[ox-en] keimform.de: Productive pigs and unproductive children
- From: Stefan Meretz <stefan meretz.de>
- Date: Tue, 20 Jul 2010 15:42:13 +0200
Productive pigs and unproductive children
In our economy-driven society it is taken for granted, that it is »the
economy« which produces the societally necessary goods. However, this is
not the case, which can be impressively shown by looking into official
The german Federal Statistical Office has carried out two »time usage
surveys«, one in 1991/92 and one in 2001/02, by which it was determined
what time people use for what kind of activity. In a preface of a
booklet presenting the results the secretary being responsible at that
The fact, that quality of life in our society especially needs those
works, which are not paid and not taken into account by national
economy statistics—like housekeeping, child education, civil
engagement, and honorary works—this fact is vividly and highly
visible presented by this survey.
Before judging the survey—in contrast to the secretary ending her
preface with the cited sentence—some results will be presented
previously. I will focus on data concerning paid and unpaid labor.
Unpaid labor apply to all household activities (so called household
production), and care and support as well as honorary activities.
The illustration shown above (click to enlarge) shows the year-volume of
unpaid and paid labor, in each case for the period of the first and
second survey. By calculating the proportions of labor being entirely
necessary in society, one gets a fraction of approx. *63%* unpaid and
*37%* paid labor for both periods (with a minimal shift towards paid
However, the home-to-office times had been reported separately. If
adding these efforts to unpaid labor (which usually should be the case:
although necessary for gainful employment no money is received for it),
one gets a fraction of approx. *65.5%* unpaid and *34.5%* paid labor.
All in all one can assume a relationship of *two third of unpaid labor*
to *one third of paid labor* .
Furthermore, if one thinks of the findings of Karl Marx, that the value
of the labor power is determined by the costs to re-/build it, then
aspects separated by the survey like _regeneration_ (free time,
recreation, media usage) and _continuing education_ had to be included
as well. However, since the survey is a time based study, monetary costs
cannot be determined.
Also assisting times for persons needing care are rather underestimated,
because »the permanent on-call duty« (Schäfer) is not incorporated. Etc.
More points could be mentioned more and more generally _questioning the_
_treatment of activities of life as being »labor«_—and not only the
fact, whether they are paid or not.
It is funny that the analysis of the survey data tries to calculate the
»value« of the unpaid labor. An after tax payment of 6 Euro (1991/92)
and 7 Euro (2001/02) respectively is assumed. By adding usual social
services the amounts could be doubled. If one is doing calculations
already then all pass through used-up and long-lasting goods have to be
comprised, too. Finally one ends up with a »household enterprise«, which
could be compared with a »normal« business company. Its GDP (gross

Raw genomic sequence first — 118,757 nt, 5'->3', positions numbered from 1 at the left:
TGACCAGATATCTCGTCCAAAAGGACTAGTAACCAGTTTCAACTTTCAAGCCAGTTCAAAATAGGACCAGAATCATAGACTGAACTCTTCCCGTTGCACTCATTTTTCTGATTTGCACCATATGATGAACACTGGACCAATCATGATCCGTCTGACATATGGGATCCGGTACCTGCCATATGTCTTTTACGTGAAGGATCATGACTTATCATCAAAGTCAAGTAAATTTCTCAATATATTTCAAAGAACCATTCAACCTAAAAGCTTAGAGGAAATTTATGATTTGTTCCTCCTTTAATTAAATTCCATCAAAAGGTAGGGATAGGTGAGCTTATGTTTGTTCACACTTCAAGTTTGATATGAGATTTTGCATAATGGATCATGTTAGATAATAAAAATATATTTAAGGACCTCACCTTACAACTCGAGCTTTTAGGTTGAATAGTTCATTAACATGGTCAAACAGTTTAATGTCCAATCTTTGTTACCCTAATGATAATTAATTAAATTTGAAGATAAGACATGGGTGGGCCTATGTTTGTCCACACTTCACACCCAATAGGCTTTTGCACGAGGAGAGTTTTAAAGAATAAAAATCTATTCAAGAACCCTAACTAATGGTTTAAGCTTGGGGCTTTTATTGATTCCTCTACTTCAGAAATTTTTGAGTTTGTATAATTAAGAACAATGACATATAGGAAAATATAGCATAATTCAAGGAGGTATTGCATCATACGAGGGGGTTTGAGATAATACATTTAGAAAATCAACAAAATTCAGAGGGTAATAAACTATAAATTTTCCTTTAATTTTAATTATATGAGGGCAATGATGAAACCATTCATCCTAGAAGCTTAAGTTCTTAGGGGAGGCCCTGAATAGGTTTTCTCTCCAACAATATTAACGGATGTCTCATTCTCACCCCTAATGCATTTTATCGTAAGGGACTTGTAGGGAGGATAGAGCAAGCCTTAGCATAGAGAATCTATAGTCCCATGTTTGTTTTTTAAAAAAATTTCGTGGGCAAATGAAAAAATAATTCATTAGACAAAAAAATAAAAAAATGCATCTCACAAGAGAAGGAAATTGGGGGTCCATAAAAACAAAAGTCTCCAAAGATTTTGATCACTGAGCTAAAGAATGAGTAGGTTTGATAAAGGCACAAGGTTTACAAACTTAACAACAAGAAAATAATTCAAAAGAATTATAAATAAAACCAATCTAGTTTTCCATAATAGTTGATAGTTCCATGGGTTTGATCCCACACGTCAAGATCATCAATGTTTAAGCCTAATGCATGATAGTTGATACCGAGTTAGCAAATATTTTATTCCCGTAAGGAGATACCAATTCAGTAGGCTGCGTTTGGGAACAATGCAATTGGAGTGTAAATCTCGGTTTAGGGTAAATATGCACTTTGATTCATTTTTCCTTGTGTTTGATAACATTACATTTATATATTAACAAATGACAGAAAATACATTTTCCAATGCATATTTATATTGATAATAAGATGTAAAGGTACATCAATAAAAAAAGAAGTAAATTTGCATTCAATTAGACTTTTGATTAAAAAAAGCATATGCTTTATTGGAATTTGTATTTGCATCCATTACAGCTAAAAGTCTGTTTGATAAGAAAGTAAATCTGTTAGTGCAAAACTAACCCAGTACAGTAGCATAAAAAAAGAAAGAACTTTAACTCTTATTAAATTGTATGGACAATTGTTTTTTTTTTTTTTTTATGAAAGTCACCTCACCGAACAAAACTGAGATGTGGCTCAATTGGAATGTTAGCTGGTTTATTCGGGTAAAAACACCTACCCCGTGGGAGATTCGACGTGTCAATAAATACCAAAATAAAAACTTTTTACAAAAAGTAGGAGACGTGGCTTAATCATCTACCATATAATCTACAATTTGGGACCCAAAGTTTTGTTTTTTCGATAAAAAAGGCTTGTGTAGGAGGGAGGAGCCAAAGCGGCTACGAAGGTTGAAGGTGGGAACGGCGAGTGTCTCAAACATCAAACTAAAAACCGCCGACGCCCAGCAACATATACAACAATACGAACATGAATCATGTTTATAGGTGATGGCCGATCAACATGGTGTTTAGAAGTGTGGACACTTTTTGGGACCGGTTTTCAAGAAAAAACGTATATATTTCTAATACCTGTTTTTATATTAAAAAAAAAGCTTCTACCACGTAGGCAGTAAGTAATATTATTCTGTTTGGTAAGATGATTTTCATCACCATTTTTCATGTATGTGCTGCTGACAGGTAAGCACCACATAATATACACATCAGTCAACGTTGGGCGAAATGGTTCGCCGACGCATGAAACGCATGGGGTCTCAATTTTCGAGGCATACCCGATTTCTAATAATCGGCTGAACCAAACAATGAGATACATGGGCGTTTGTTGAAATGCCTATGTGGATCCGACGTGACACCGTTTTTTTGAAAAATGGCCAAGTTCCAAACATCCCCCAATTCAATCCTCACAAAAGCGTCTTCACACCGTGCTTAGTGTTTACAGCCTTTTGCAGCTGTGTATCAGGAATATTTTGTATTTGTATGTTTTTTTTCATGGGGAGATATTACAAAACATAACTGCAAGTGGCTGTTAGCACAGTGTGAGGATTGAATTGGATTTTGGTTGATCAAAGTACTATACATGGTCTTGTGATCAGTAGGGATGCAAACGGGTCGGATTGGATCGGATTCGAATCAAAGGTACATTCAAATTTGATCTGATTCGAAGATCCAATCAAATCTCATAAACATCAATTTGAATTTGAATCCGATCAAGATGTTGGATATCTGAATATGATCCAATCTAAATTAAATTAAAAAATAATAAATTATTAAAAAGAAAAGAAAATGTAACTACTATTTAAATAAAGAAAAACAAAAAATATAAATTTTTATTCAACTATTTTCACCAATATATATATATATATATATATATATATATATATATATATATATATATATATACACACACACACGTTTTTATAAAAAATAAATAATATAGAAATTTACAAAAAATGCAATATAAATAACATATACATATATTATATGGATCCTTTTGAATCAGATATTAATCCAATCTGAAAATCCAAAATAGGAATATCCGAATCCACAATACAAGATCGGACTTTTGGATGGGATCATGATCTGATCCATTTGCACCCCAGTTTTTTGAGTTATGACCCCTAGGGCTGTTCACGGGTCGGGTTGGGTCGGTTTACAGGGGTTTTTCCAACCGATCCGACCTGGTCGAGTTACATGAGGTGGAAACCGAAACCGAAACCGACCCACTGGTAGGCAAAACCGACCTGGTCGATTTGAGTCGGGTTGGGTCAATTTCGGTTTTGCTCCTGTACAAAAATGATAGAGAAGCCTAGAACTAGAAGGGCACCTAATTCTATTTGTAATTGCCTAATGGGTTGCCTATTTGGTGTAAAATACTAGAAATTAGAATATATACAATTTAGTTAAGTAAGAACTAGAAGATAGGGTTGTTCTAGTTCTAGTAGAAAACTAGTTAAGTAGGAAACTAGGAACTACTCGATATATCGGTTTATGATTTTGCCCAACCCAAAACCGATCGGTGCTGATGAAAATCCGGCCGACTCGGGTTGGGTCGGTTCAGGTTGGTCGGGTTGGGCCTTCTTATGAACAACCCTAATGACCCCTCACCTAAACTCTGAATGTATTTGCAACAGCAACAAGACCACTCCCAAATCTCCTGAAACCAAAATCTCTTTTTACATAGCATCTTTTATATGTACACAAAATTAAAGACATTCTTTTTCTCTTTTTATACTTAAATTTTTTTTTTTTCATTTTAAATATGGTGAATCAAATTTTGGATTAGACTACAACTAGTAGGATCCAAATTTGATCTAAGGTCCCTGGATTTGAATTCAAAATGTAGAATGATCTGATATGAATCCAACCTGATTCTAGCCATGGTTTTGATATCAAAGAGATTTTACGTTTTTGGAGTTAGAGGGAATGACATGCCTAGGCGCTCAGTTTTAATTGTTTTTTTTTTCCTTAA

domestic product) proportion is about 43% and 40% respectively.
Calculating base is the after tax payment mentioned above for the
»household enterprise«. If one inserts pre-tax earnings or average
production wages instead, this would lead to completely different
results which means, that numerical games based on monetary values are
What does it mean when twice as much of necessary activities in a
society are done unpaid than paid?
First, one should accept the fact, that this is the case! The »economy«
is—in terms of time—not the most important sphere of societally
necessary activities. At the same time its logics are totally dominant:
Only what pays off will be done economically, will be exploited. In this
logics no exploitation means misfortune, poverty, exclusion, crash.
The »non-economy« is the other side of the »economy« in a double sense:
Without its contributions »economy« would not be possible. »Non-economy«
catches all those activities which have to be done but are not
exploitable. At the same time it is the pool of potentially exploitable
»worthless« things: More and more activities are graped by the logics of
exploitation and formed by its image (e.g. commercialized care
activities which are scaled by minutes, whereas human attention remains
an alien task).
Finally, it is not astonishing, that both fields are structured by
gender (the survey analyzes the »non-economy« in respect of gender
specificity): the »female non-economy« is opposed by a »male economy«.
Here we find the same general relation of exploitation and not-yet-
exploited: What is currently not the case can emerge in the future. Or
the other way around: Whose labor power is exploitable, is allowed to do
the physical and psychic clean-up in the split-off »non-sphere«.
The economist Friedrich List
<http://en.wikipedia.org/wiki/Friedrich_List> already knew:
Who rears pigs is a productive, who rears children is an
unproductive member of society.
Exactly there we are yet today.
Bundesministerium für Familie, Senioren, Frauen und Jugend (Hrsg.), Wo
bleibt die Zeit? Die Zeitverwendung der Bevölkerung in Deutschland
D. Schäfer, Unbezahlte Arbeit und Haushaltsproduktion im Zeitvergleich,
in: Statistisches Bundesamt (Hrsg.), Alltag in Deutschland. Analyse zur
Zeitverwendung, Forum der Bundesstatistik, Band 43, 2004, S. 247-273
Sources online: time usage survey (german: Zeitbudgeterhebung)
Start here: www.meretz.de
Contact: projekt oekonux.de